By Gabriela Baron
Veteran journalists slammed the alleged forced public apology ordered on the editor-in-chief of campus publication the University of the East Dawn.
Multi-awarded Inday Espina-Verona said that threatening Joshua Molo of UE Dawn with arrest on grounds of anti-government sentiment is a violation of his constitutional right to free expression.
“A high school student tangling on Facebook with teachers could arguably get in trouble with conservative school management. But Molo is grown-up, an editor at one of the countries biggest schools,” Espina-Verona wrote on Facebook.
Philippine Graphic editor-in-chief Joel Pablo Salud echoed the same sentiments.
“What sort of teachers would take the constitutionally assured exercise of free speech against this university student editor? These are former teachers in high school; the young man is now in college,” Salud said.
“Is this the kind of system these teachers are propagating — coercion, intimidation, harassment of those who will exercise their right to free speech? To make matters more disturbing, these teachers were allegedly his former Campus Journalism instructors in high school,” he added.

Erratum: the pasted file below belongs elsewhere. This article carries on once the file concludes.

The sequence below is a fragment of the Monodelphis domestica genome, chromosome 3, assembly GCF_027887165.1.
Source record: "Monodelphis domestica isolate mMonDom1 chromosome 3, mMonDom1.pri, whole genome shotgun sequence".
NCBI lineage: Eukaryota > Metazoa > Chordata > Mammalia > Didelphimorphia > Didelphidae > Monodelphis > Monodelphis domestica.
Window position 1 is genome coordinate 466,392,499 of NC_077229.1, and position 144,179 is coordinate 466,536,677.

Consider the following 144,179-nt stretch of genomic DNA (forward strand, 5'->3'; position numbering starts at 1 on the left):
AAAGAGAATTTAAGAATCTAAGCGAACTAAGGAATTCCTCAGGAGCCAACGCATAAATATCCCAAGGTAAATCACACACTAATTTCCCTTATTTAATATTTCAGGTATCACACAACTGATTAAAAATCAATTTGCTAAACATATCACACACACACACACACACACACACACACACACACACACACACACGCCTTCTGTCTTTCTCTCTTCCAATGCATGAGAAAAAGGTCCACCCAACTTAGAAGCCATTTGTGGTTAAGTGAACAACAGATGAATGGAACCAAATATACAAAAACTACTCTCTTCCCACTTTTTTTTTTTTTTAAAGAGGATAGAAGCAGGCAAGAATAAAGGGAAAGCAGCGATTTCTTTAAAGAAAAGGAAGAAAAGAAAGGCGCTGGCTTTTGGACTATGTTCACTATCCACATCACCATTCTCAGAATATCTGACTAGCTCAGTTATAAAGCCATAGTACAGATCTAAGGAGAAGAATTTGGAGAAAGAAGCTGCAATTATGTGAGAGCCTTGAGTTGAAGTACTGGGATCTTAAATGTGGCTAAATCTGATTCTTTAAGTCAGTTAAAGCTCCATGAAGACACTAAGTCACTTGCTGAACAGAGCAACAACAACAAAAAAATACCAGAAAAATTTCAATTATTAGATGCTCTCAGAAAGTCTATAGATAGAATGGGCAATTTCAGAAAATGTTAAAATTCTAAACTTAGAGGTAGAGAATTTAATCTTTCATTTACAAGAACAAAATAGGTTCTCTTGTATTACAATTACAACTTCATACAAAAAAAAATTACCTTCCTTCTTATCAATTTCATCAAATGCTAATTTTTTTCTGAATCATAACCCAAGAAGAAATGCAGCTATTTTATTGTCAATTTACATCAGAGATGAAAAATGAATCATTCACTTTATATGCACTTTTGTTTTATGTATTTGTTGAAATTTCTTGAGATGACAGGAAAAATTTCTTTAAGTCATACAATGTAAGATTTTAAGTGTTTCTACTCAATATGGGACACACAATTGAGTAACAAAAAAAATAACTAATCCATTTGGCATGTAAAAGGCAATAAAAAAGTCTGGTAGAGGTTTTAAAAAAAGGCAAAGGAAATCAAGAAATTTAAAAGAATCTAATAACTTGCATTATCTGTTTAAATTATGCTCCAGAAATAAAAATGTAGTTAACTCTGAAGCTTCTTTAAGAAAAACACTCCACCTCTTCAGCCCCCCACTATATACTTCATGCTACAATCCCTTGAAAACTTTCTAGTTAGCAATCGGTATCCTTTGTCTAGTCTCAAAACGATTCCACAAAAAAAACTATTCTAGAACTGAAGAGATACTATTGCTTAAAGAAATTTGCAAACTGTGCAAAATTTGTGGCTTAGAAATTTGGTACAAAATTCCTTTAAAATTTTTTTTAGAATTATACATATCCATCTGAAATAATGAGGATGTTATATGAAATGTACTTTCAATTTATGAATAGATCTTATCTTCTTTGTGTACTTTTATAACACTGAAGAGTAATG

Karen Davila, meanwhile, said that what Molo’s ex-teachers and barangay tanod did to him was “revolting.”
“They tried to strip him of his dignity and right to free speech by having him issue a public apology… for what?”
Regine Cabato of Washington Post said that student press is also a part of free press.
“In times of crisis like this, we need to hear young people instead of shush them,” Cabato wrote on Twitter.
Journ.Assortedge, the campus journalism arm of Youth-led media organization Assortedge, denounced harassment and threats Molo received.
“It is [an] explicit attack to every Filipino’s right to free expression that is enshrined in the constitution,” it said in a statement.
“At this time of test, we need to protect Filipino citizens’ right to free expression as well as their participation in the check and balance of the government. As one community, we will never condone criminalizing dissent and freedom of speech.”
Molo was allegedly forced to issue a public apology before barangay officials in Cabiao, Nueva Ecija after criticitzing the Duterte administration in an online argument with his former teachers.
Molo was escorted by barangay officials to the barangay hall on Saturday afternoon where his apology was recorded and a blotter entry was made.
After Molo’s apology went viral on Facebook and met with uproar, the barangay officials asked him to take it down.